Coral: Glimmer of Hope, a film by Gaelin Rosenwaks

A new film by explorer, marine scientist, photographer and filmmaker Gaelin Rosenwaks highlights progress in coral restoration and resilience in Palau, one of the best preserved ocean environments on the planet

Photo by Gaelin Rosenwaks, Palau.

Amongst the many gloom-and-doom stories about coral and our warming oceans, Gaelin Rosenwaks embarks to tell a positive story about the world’s largest living organism in her new film, Coral: Glimmer of Hope, released today in this article (below). We sat down and chatted with her about the film before its premiere and are excited that it is now available online!


WOF: First, tell us a little bit about the film.


Gaelin Rosenwaks: Absolutely! First and foremost, corals are amazing. They create huge structures that become home to an incredible amount of biodiversity, from invertebrates to many species of fish. For this film, I was lucky enough to travel to Palau in Micronesia to work with an amazing team of scientists from University of Alabama-Birmingham, Penn State University and University of Delaware who are unraveling the secrets of corals that are thriving in a warm and acidic environment, analogous to what we will see in the future if warming of our oceans continues. The corals of Palau, fortunately, are still doing well while we are seeing widespread loss of corals in other parts of the world.


WOF: Why Palau and where is it?


GR: The Republic of Palau is a country in the Western Pacific Ocean comprising hundreds of islands and forms the western chain of the Caroline Islands of Micronesia.


Why Palau? In addition to it being one of the most beautiful corners of the planet, Palau is also home to two unique coral habitats, an inshore habitat that is warm and acidic, more analogous to what we think the ocean will look like in the future with warming, and an offshore habitat, that is cooler and has more water flow. Without giving too much of the film away, the scientists are working on looking at the differences in the corals from the inshore versus the offshore reefs and more specifically, their symbiotic algae.

Photo by Gaelin Rosenwaks, Palau.

How did you find this story?


GR: I was very fortunate because this story actually found me. A couple of years ago, a good friend and colleague, Dr. Dusty Kemp—one of the principal investigators of the study—approached me about the cutting-edge work he was doing in Palau. I remember the first time we spoke about it, I was in Seychelles filming another project.  Our Skype connection was not so great and it was the middle of the night for me, but after the first three minutes of the conversation, I knew immediately it was a story I wanted to tell. I was also excited to work with Dusty because I had been following his research for years and was anxious to learn more.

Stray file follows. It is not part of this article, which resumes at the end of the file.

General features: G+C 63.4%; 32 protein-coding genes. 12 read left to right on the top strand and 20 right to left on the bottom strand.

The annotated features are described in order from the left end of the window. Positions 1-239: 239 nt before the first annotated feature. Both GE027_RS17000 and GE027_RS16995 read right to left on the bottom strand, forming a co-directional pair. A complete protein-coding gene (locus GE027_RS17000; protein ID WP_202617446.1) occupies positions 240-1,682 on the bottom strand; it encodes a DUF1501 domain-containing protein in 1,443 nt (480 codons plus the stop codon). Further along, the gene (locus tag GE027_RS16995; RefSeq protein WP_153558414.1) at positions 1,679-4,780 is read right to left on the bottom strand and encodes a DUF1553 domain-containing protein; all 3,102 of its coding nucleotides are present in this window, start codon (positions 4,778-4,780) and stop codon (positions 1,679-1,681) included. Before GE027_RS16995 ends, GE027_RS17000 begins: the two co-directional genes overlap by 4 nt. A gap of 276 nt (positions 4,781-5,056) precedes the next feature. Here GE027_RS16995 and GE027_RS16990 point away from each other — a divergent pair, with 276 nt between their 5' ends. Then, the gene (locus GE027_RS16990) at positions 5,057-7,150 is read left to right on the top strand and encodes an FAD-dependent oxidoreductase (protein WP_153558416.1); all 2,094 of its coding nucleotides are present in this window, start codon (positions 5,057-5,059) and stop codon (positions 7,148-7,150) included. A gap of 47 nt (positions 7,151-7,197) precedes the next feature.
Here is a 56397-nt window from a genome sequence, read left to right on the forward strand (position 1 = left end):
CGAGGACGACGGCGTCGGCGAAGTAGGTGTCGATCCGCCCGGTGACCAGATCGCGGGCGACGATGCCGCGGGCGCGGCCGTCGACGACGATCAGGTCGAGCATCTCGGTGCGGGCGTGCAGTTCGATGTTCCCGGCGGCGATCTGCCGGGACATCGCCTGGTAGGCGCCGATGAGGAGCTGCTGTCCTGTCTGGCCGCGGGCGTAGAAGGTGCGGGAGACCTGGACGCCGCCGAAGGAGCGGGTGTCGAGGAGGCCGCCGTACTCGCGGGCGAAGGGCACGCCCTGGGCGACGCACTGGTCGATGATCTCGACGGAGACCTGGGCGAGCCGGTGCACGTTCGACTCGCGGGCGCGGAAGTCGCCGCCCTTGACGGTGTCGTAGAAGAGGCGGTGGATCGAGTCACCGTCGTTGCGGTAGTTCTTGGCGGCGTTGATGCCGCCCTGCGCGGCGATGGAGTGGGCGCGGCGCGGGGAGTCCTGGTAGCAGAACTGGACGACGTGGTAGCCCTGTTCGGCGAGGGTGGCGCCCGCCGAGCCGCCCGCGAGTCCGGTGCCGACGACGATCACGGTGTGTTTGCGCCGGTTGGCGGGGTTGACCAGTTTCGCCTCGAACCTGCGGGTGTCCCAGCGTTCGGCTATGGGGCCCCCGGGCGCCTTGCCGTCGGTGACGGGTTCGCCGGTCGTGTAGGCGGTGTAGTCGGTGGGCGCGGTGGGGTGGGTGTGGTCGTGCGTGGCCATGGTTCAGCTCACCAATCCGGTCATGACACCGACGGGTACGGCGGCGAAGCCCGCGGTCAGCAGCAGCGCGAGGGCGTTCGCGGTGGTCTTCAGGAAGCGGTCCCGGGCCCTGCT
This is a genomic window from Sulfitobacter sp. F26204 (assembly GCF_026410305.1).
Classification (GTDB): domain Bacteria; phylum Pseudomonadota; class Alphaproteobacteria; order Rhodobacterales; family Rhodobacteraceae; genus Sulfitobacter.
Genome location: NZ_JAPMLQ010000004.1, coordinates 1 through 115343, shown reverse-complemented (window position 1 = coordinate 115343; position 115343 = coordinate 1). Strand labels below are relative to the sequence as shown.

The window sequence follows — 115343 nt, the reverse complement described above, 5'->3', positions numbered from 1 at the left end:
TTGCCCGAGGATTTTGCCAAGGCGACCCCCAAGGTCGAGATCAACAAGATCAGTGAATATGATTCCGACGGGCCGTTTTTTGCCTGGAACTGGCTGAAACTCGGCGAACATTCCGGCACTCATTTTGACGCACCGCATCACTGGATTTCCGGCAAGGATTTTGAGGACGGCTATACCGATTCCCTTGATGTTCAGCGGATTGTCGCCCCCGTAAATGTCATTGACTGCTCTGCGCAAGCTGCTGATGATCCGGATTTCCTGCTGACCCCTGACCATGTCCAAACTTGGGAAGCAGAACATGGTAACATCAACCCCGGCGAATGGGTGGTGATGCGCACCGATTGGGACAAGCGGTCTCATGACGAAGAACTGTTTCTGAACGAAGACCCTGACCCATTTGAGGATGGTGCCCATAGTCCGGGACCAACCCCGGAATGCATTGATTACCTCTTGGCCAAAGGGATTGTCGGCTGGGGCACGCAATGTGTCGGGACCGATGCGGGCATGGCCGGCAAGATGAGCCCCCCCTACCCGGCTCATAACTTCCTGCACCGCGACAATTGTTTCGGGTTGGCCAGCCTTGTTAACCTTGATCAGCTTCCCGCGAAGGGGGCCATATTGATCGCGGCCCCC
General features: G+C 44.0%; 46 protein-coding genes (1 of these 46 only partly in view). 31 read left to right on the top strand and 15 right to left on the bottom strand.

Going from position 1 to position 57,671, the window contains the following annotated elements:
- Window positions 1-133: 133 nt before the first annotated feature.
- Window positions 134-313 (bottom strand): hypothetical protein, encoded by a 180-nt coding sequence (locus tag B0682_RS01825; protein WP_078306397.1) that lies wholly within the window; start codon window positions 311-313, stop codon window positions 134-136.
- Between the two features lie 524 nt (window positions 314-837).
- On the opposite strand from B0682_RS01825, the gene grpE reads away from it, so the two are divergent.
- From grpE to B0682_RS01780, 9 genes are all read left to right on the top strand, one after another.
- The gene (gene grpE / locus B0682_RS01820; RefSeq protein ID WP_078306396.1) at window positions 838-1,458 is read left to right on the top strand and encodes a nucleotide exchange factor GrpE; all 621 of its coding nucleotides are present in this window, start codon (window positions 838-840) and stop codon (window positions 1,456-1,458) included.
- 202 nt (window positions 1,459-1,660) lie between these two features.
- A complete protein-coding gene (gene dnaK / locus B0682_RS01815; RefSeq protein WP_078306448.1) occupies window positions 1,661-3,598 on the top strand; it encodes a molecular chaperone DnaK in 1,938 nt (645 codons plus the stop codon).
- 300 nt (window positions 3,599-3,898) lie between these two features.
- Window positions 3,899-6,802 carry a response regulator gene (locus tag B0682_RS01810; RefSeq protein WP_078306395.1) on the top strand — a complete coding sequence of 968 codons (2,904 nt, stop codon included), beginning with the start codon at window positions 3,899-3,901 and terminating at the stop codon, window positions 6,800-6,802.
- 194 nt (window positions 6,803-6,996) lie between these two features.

The goal of all of my work is to tell stories about what scientists are doing to understand our planet and, now more than ever, what they are doing to understand the widespread changes we are seeing. But most importantly, I like to tell positive stories; stories that have some hope. We are seeing so much devastation in our natural world. I jumped at the opportunity to tell a good story, especially about corals!


WOF: When and where can we see this film (besides this page)?


GR: The film premiered last week at the International Ocean Film Festival in San Francisco. It was awesome to see it on the big screen and to share it with that audience. The film will be screened at various other film festivals in the coming months if you would like to see it on the big screen, but most importantly, today, we are releasing it online via YouTube! I’m very excited to have this film out to the world and to share a “glimmer of hope” about corals.

And now, enjoy Coral: Glimmer of Hope!

Capt. Gaelin Rosenwaks in Belize's Blue Hole. Photo by Fabien Cousteau

Gaelin is a marine scientist, explorer, photographer and filmmaker who left the academic world and founded her company, Global Ocean Exploration, Inc to tell stories about cutting-edge research around the globe and to share her passion for ocean conservation. To see more of Gaelin’s work, you can check out her website and follow her on Instagram @gaelinGOExplore.


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© World Ocean Observatory 2019